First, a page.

AMMAN — “In the Jordanian society, the family is the incubator of all of its members throughout their complete life cycle,” Minister of Social Development Hala Lattouf said on Tuesday, adding “this principle requires placing the protection of the elderly at the priority of the ministry’s work in the implementation of the National Strategy for Senior Citizens”.
The remarks came during a panel discussion organised by the National Council for Family Affairs (NCFA) and the NGO HelpAge International on the occasion of the World Elder Abuse Awareness Day, which falls on June 15 of every year.
Designated by the UN General Assembly in its resolution 66/127, the World Elder Abuse Awareness Day “represents the one day in the year when the whole world voices its opposition to the abuse and suffering inflicted to some of our older generations”, according to a statement by the UN.
Held under the patronage of the Ministry of Social Development and the National Centre for Human Rights (NCHR), the discussion was aimed at shedding light on the issue of elder abuse and the legislation in place to protect the elder from violence and neglect, as well as the judicial and administrative measures taken to address the matter.
During the discussion, NCFA Acting Secretary General Mohammad Miqdadi said that “the interdependence between generations at the level of the family and the community is a fundamental principle for the achievement of a society suitable for all ages”.
“The customs and traditions prevailing in the Jordanian society are an important ethical motive for the respect to the elderly,” Miqdadi said.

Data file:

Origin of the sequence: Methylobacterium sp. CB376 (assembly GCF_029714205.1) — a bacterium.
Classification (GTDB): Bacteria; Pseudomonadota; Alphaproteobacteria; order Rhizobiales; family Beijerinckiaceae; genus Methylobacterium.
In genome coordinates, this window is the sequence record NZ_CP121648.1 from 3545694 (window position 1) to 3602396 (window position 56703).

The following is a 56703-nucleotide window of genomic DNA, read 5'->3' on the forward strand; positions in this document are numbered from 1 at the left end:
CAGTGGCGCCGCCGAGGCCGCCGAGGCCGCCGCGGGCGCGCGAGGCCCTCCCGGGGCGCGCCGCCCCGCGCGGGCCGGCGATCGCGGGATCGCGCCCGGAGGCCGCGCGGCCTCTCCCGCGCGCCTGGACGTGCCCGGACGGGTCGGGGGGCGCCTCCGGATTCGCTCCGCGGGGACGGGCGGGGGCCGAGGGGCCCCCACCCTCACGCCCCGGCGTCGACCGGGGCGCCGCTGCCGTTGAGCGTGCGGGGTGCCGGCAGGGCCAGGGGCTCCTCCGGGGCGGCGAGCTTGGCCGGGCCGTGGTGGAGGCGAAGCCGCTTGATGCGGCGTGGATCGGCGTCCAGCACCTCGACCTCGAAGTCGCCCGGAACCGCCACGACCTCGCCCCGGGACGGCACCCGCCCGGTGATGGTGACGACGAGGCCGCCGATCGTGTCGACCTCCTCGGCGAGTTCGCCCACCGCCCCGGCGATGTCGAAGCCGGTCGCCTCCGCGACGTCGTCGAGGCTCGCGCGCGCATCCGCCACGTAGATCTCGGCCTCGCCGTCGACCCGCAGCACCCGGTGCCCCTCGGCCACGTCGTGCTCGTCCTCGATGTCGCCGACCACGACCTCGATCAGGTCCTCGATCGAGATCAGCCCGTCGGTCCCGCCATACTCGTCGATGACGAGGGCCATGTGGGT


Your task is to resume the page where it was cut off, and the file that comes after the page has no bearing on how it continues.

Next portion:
“This is an opportunity for all institutions to work together in order to protect a group dear to our hearts — the elderly,” he continued, noting that the council’s work is “aimed at institutionalising the protection of the elder people through updates on the National Strategy for Senior Citizens and analytical reports of this strategy”.
During the panel discussion, several participants noted the absence of policies focused on the protection of the elderly from issues such as neglect, violence or ill-treatment, as well as the lack of special measures aimed at detecting such practices.
Participants also called for extended efforts in raising awareness on the state of the elderly through sessions in schools, universities, media and religious entities, in addition to training the elderly on their rights and mechanisms to report violence against them.
“Today, we are focusing on a very important topic, which is the violence and abuse against the elderly,” said Barbara Shenstone, regional director of HelpAge International in Eurasia and the Middle East, warning that “unfortunately, this is a hidden tragedy that remains unrecognised in many countries across the world, as people tend to think that violence and abuse in the household and families only happens against youth”.
“But Jordan is a country known for its desire to promote human rights, which is why HelpAge is delighted to take part in this discussion today,” Shenstone continued, adding that the NGO’s mission is “to shed light on the situation of the elderly and encourage services that contribute to their wellbeing, and we always prefer to do that with allies and partners like yourselves [NCFA, Ministry of Social Development, NCHR and other stakeholders]”.
In addition, the activist highlighted that HelpAge is currently working hand in hand with the Social Development Ministry in order to implement the National Strategy for Senior Citizens, as well as supporting and encouraging other organisations to support the elderly population through a learning and resources centre.